Professor Channon and his team are carrying out an ambitious programme of work to identify new ways to treat coronary heart disease, when the arteries supplying oxygen-rich blood to the heart become narrowed by fatty plaques.
He wants to establish a ‘precision medicine’ approach – where care is tailored to individual patients.
The genetics behind coronary heart disease
Over 50 genes have now been identified that contribute to risk of coronary heart disease - many thanks to BHF-funded research. However, the underlying mechanisms behind this increased risk are still, in many cases, unknown. Discovering how the genes increase risk is likely to lead to new treatments for heart disease. These are urgently needed to further reduce the number of people dying prematurely from a heart attack.
Using a variety of experimental approaches, Professor Channon and his team are searching for new genes and pathways that, when faulty, lead to coronary heart disease. Their work involves studying genes and proteins from human samples, including cells, blood vessel tissue and plaques to work out how these gene changes can lead to disease.
Read about Len's experiences with coronary heart disease here.
A unique clinical research centre
Oxford's John Radcliffe Hospital, where some of Professor Channon's research takes place, benefits from a purpose-designed clinical research centre which admits new patients with suspected heart attack or stroke to a purpose-designed clinical research centre, partly funded by donations to the BHF. Here, the doctors take samples and advanced imaging measurements for research at the same time as the patient receives the most up-to-date clinical care.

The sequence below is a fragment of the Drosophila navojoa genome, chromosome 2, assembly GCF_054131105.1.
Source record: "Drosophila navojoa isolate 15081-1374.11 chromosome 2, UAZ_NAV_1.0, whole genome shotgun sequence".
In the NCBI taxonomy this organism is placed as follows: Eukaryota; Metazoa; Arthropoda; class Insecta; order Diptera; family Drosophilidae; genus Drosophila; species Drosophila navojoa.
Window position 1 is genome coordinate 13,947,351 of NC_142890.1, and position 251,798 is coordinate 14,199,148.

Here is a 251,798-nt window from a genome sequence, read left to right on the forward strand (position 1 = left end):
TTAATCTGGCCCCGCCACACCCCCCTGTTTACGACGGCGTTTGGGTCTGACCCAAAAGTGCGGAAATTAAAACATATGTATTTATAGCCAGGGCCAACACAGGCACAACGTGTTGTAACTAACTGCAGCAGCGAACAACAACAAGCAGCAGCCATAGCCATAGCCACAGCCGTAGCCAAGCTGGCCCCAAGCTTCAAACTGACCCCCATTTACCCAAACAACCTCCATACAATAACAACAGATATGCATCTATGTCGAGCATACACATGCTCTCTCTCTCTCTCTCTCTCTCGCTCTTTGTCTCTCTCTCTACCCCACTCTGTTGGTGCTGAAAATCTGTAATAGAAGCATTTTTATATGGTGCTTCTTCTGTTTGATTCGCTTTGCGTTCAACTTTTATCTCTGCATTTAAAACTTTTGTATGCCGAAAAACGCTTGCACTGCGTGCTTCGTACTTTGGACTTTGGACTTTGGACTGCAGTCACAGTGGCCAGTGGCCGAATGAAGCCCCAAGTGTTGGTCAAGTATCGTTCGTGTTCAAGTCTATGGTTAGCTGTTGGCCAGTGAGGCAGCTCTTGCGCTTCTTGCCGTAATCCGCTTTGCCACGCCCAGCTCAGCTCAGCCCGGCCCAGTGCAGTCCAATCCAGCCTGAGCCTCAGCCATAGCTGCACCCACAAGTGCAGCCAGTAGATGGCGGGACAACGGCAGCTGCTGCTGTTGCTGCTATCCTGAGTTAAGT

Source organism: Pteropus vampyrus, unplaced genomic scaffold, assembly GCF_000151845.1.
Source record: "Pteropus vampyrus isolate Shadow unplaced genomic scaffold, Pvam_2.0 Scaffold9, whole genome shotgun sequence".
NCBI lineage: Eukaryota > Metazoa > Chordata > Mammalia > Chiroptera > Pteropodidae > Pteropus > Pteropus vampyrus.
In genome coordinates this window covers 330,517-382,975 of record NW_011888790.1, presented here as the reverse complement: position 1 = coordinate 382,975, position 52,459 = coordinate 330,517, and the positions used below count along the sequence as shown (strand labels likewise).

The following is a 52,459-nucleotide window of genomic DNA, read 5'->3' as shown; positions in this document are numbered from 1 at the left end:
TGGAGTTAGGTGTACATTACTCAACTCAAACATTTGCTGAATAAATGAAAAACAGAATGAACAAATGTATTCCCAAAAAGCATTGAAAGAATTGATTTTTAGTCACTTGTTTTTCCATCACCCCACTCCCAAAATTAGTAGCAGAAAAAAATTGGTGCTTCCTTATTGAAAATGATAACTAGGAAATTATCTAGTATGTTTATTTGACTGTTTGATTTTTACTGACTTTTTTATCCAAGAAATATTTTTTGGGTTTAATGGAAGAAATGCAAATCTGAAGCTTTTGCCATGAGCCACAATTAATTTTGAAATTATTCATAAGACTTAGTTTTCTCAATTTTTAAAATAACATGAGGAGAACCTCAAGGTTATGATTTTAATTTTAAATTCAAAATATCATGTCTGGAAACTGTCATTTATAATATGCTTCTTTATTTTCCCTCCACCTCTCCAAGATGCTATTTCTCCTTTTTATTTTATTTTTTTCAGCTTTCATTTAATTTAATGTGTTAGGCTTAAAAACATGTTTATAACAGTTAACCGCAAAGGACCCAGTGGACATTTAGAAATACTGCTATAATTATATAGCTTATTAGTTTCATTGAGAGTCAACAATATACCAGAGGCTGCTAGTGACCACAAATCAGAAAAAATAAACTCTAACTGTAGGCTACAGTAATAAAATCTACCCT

The samples taken include blood to analyse each person’s genes, the fatty plaque responsible for a heart attack and, when a patient undergoes bypass surgery, blood vessel samples from which cells can be grown in the lab. This allows the researchers to compare in unprecedented detail the relationships between the patient’s clinical disease, genetics, plaque composition and behaviour of their cells in culture, providing new clues to how our genes can affect our heart attack risk.
Translating this into new medicines
Professor Channon's broad programme of research will delve further into any newly understood mechanisms. They will study these directly in mice, to find out exactly what these genes do in mice by studying how fatty plaques develop, and where potential new drugs can be tested as the first step towards new treatments for patients.
Professor Channon will work alongside experts in Oxford’s BHF Centre of Research Excellence. His findings could inform other areas of heart and circulatory disease, including atrial fibrillation, high blood pressure and stroke.
Professor Channon hopes his research programme will ultimately unveil a new pipeline of new genes, molecules and pathways that underpin susceptibility to coronary heart disease. His work will explain how they lead to disease and will inform new drug development to treat the condition.
Find out more about the research we fund.